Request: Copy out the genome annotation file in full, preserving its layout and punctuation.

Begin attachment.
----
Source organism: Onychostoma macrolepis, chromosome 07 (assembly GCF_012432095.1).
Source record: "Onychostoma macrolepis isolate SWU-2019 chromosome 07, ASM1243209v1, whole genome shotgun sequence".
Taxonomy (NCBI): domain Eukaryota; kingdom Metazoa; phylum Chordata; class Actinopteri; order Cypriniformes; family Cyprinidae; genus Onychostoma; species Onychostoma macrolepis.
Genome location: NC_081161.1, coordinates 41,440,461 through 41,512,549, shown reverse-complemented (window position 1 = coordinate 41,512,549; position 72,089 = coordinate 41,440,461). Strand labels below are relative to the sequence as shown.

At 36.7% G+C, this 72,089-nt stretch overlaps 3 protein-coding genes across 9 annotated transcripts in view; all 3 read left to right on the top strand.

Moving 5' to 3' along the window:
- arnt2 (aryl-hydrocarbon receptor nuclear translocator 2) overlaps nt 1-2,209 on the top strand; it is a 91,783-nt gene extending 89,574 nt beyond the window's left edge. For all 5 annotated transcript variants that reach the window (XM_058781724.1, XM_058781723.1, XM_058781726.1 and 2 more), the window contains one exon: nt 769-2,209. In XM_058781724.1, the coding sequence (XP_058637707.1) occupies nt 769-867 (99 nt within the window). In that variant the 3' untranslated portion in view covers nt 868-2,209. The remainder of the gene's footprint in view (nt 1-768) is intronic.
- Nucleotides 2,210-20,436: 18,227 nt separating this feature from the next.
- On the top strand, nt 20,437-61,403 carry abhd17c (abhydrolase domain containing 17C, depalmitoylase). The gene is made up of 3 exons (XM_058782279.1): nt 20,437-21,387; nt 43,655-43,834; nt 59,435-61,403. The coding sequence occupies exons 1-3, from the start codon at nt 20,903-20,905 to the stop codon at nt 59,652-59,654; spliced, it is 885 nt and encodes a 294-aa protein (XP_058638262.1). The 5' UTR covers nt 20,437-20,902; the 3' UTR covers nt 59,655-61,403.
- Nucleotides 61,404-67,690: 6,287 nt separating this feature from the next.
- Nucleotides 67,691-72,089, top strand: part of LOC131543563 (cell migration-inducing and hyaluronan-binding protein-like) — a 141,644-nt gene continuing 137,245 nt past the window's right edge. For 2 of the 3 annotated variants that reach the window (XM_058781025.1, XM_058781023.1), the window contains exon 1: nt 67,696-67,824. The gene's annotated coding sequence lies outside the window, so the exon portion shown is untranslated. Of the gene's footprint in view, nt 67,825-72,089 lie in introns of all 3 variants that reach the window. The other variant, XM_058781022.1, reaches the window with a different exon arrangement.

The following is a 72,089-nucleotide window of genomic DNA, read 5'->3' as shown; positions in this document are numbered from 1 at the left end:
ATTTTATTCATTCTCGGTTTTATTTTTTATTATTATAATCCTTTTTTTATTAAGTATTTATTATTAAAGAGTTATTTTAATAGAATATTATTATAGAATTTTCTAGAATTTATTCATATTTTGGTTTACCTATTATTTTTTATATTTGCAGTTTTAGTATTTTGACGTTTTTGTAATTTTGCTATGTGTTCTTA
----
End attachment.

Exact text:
Source organism: Onychostoma macrolepis, chromosome 07 (assembly GCF_012432095.1).
Source record: "Onychostoma macrolepis isolate SWU-2019 chromosome 07, ASM1243209v1, whole genome shotgun sequence".
Taxonomy (NCBI): domain Eukaryota; kingdom Metazoa; phylum Chordata; class Actinopteri; order Cypriniformes; family Cyprinidae; genus Onychostoma; species Onychostoma macrolepis.
Genome location: NC_081161.1, coordinates 41,440,461 through 41,512,549, shown reverse-complemented (window position 1 = coordinate 41,512,549; position 72,089 = coordinate 41,440,461). Strand labels below are relative to the sequence as shown.

At 36.7% G+C, this 72,089-nt stretch overlaps 3 protein-coding genes across 9 annotated transcripts in view; all 3 read left to right on the top strand.

Moving 5' to 3' along the window:
- arnt2 (aryl-hydrocarbon receptor nuclear translocator 2) overlaps nt 1-2,209 on the top strand; it is a 91,783-nt gene extending 89,574 nt beyond the window's left edge. For all 5 annotated transcript variants that reach the window (XM_058781724.1, XM_058781723.1, XM_058781726.1 and 2 more), the window contains one exon: nt 769-2,209. In XM_058781724.1, the coding sequence (XP_058637707.1) occupies nt 769-867 (99 nt within the window). In that variant the 3' untranslated portion in view covers nt 868-2,209. The remainder of the gene's footprint in view (nt 1-768) is intronic.
- Nucleotides 2,210-20,436: 18,227 nt separating this feature from the next.
- On the top strand, nt 20,437-61,403 carry abhd17c (abhydrolase domain containing 17C, depalmitoylase). The gene is made up of 3 exons (XM_058782279.1): nt 20,437-21,387; nt 43,655-43,834; nt 59,435-61,403. The coding sequence occupies exons 1-3, from the start codon at nt 20,903-20,905 to the stop codon at nt 59,652-59,654; spliced, it is 885 nt and encodes a 294-aa protein (XP_058638262.1). The 5' UTR covers nt 20,437-20,902; the 3' UTR covers nt 59,655-61,403.
- Nucleotides 61,404-67,690: 6,287 nt separating this feature from the next.
- Nucleotides 67,691-72,089, top strand: part of LOC131543563 (cell migration-inducing and hyaluronan-binding protein-like) — a 141,644-nt gene continuing 137,245 nt past the window's right edge. For 2 of the 3 annotated variants that reach the window (XM_058781025.1, XM_058781023.1), the window contains exon 1: nt 67,696-67,824. The gene's annotated coding sequence lies outside the window, so the exon portion shown is untranslated. Of the gene's footprint in view, nt 67,825-72,089 lie in introns of all 3 variants that reach the window. The other variant, XM_058781022.1, reaches the window with a different exon arrangement.

The following is a 72,089-nucleotide window of genomic DNA, read 5'->3' as shown; positions in this document are numbered from 1 at the left end:
ATTTTATTCATTCTCGGTTTTATTTTTTATTATTATAATCCTTTTTTTATTAAGTATTTATTATTAAAGAGTTATTTTAATAGAATATTATTATAGAATTTTCTAGAATTTATTCATATTTTGGTTTACCTATTATTTTTTATATTTGCAGTTTTAGTATTTTGACGTTTTTGTAATTTTGCTATGTGTTCTTA